Kenya’s Ministry of Industry, Trade and Cooperatives has made a renewed push to revive the country’s troubled leather sector. According to the Ministry, value addition in the leather sector has been minimal and most of Kenya’s exports have been in the form of unprocessed raw hides and skins.
In 2014, Kenya’s Ministry of Industrialization requested technical assistance from the World Bank to conduct competitiveness assessments and develop competitiveness strategies for four key industries: textiles and apparel, food processing, furniture, and leather products. The Ministry selected these four industry sectors for serious consideration as priority sectors for industrial development and job creation in Kenya.
As such, the Economic Transformations Group, Inc. (ETG), a sustainable economic development consultancy from New York and Silicon Valley, was contracted to complete the analysis and strategy for the leather industry. ETG built on prior analytical work by Kyram Consultants Ltd.
“Kenya’s leather industry is a significant area for development to increase competitiveness and boost exports and job creation. Developing Leather and leather goods sector offers great opportunities for Industrialization,” the Ministry said in a previous statement.
In the context of Kenya’s long-term vision to become an industrialized middle-income country by 2030, its leather and leather products sector offers an important opportunity for industrialization and diversification of exports, the Ministry added.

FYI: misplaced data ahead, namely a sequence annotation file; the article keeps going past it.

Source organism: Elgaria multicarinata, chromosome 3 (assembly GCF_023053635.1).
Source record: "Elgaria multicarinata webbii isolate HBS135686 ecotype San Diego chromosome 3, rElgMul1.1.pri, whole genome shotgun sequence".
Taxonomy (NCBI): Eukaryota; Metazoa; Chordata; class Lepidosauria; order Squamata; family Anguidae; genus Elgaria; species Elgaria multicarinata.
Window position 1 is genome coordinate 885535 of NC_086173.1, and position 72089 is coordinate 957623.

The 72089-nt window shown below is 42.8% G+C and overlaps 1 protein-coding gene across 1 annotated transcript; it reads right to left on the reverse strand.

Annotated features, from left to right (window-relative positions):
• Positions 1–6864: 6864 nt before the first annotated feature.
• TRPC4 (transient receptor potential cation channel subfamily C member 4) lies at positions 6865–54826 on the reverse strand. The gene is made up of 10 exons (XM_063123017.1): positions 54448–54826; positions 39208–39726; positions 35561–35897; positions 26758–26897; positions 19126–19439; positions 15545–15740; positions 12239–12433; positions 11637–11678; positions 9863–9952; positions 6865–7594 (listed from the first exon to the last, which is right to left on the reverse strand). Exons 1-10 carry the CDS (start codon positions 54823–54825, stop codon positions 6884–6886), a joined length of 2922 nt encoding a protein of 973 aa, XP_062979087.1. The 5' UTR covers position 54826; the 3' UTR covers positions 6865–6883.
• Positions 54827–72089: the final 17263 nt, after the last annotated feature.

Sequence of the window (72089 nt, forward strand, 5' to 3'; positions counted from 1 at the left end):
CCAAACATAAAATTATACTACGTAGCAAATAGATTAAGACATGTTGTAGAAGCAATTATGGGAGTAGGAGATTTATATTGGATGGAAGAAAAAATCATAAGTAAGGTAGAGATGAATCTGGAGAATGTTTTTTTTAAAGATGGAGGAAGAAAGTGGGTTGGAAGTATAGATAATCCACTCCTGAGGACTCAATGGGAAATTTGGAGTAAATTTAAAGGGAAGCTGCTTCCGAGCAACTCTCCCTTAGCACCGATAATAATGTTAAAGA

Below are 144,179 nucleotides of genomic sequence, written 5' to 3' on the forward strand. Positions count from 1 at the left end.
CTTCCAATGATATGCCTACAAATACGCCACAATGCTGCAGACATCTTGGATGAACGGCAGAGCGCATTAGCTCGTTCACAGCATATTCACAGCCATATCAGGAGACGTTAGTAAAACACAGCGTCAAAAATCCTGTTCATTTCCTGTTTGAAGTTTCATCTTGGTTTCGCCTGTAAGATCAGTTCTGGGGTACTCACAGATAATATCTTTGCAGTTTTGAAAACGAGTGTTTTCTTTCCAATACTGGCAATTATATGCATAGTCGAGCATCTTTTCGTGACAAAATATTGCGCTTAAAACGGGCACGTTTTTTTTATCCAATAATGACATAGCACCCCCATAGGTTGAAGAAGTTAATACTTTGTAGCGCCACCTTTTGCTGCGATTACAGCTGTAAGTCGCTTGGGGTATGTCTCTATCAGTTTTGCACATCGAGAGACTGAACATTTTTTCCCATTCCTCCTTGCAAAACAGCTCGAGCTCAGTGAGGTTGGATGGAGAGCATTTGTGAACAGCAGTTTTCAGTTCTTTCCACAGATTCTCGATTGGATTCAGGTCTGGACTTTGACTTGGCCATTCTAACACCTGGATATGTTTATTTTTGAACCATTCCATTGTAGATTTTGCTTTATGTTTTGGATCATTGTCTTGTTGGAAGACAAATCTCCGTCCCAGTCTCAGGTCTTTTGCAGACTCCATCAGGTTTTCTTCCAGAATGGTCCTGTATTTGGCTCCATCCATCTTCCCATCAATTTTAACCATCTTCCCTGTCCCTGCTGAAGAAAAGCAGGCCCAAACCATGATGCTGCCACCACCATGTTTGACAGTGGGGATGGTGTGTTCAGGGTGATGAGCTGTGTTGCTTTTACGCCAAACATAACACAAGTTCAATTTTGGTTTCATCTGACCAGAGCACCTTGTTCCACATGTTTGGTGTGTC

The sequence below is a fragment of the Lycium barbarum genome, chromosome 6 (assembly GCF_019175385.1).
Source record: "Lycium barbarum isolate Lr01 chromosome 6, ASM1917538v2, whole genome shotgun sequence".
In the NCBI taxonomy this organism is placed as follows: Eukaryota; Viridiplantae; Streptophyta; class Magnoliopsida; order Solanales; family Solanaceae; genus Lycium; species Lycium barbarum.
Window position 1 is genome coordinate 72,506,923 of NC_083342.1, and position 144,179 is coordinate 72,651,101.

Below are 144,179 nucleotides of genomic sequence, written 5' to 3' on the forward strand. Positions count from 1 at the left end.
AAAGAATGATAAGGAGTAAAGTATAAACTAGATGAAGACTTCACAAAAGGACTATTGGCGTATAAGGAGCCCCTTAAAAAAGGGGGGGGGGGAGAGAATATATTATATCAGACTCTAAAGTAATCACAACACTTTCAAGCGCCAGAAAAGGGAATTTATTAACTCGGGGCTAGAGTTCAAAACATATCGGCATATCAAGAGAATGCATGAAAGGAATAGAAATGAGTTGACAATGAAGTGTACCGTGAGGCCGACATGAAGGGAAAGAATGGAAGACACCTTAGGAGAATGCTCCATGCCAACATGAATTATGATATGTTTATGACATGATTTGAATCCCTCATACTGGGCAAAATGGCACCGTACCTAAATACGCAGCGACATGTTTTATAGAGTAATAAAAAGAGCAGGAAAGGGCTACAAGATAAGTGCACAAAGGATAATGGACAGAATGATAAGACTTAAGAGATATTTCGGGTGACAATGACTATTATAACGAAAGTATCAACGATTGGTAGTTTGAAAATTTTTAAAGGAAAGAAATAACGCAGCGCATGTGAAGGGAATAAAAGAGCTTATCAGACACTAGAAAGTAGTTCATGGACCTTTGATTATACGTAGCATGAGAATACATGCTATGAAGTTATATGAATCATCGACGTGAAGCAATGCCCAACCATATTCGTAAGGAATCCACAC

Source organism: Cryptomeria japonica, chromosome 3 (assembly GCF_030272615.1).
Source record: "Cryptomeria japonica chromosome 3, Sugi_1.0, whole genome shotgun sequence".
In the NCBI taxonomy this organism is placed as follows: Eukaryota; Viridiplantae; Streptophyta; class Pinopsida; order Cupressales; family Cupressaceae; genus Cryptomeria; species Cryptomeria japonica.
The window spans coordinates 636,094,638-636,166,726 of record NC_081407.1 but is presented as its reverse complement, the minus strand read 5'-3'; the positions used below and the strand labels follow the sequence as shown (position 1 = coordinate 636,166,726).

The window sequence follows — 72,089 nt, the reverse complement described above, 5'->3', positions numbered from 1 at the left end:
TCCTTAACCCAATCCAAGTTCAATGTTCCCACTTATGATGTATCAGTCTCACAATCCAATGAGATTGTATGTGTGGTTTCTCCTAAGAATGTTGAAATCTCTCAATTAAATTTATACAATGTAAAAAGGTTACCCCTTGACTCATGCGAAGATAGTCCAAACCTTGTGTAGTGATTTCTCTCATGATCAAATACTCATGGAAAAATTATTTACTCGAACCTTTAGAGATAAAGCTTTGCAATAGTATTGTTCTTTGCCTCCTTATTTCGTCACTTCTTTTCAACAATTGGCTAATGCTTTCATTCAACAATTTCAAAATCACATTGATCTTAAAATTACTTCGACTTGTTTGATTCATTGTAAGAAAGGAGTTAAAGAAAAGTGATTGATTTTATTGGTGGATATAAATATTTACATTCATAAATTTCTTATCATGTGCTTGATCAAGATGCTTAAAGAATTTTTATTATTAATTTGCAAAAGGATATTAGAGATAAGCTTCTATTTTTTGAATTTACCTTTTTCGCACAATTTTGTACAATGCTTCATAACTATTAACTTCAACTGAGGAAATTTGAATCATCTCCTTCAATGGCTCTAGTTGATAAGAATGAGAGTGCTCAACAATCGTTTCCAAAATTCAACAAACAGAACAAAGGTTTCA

Kenya’s government believes that its leather sector can contribute to economic growth through expanding exports of both semi-processed and finished leather goods.
Kenya’s Ministry of Industry held a meeting in November 2018 to discuss issues regarding the country’s industrial transformation agenda. The gathering was held on Africa Industrialization Day, an event that offers a unique platform to enhance international cooperation and dialogue on the pan-African industrialization agenda.
The drive received support from a number of key industry players, including the Kenya Association of Manufacturers (KAM), the representative organization for manufacturing value-addition industries in Kenya. It was also backed by the United Nations Conference on Trade and Development (UNCTAD) and IDB Capital Ltd a financial services organisation from the Government of Kenya mandated to assist in the promotion, establishment, expansion and modernization of industrial enterprises.
“Despite a heavy demand of up to 28 million units of leather, the demand is still served by imported supplies due to an existing deficit of more than 24 million units against the current local supply of less than 4million units annually,” Kenya’s Ministry of Industry Cabinet Secretary, Adan Mohamed said in a past statement.
Now Kenya’s Industrialization Ministry plans to capitalize on the momentum of the meeting to grow its leather sector.